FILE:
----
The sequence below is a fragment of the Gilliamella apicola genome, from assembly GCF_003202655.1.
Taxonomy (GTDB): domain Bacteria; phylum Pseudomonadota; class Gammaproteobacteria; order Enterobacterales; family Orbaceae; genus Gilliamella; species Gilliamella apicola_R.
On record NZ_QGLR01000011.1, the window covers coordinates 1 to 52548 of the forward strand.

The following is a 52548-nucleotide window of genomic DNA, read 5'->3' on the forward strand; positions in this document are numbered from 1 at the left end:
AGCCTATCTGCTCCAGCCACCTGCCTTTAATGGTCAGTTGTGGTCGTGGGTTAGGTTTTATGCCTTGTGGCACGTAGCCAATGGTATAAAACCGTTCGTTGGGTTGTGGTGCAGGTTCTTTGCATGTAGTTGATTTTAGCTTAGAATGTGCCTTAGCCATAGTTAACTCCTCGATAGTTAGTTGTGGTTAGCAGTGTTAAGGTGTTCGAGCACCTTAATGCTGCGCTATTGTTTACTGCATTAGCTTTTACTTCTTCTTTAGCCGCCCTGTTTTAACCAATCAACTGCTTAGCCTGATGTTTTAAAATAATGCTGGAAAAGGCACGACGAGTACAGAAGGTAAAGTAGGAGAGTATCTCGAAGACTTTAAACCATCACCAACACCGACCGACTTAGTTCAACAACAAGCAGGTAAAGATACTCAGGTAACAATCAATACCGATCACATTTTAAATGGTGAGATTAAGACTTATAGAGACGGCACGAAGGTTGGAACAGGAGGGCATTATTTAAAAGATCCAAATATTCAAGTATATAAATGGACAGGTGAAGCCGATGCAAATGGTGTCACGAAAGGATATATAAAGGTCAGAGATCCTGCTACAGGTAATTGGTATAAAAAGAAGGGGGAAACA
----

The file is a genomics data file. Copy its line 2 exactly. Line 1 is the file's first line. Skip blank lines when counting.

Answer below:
Taxonomy (GTDB): domain Bacteria; phylum Pseudomonadota; class Gammaproteobacteria; order Enterobacterales; family Orbaceae; genus Gilliamella; species Gilliamella apicola_R.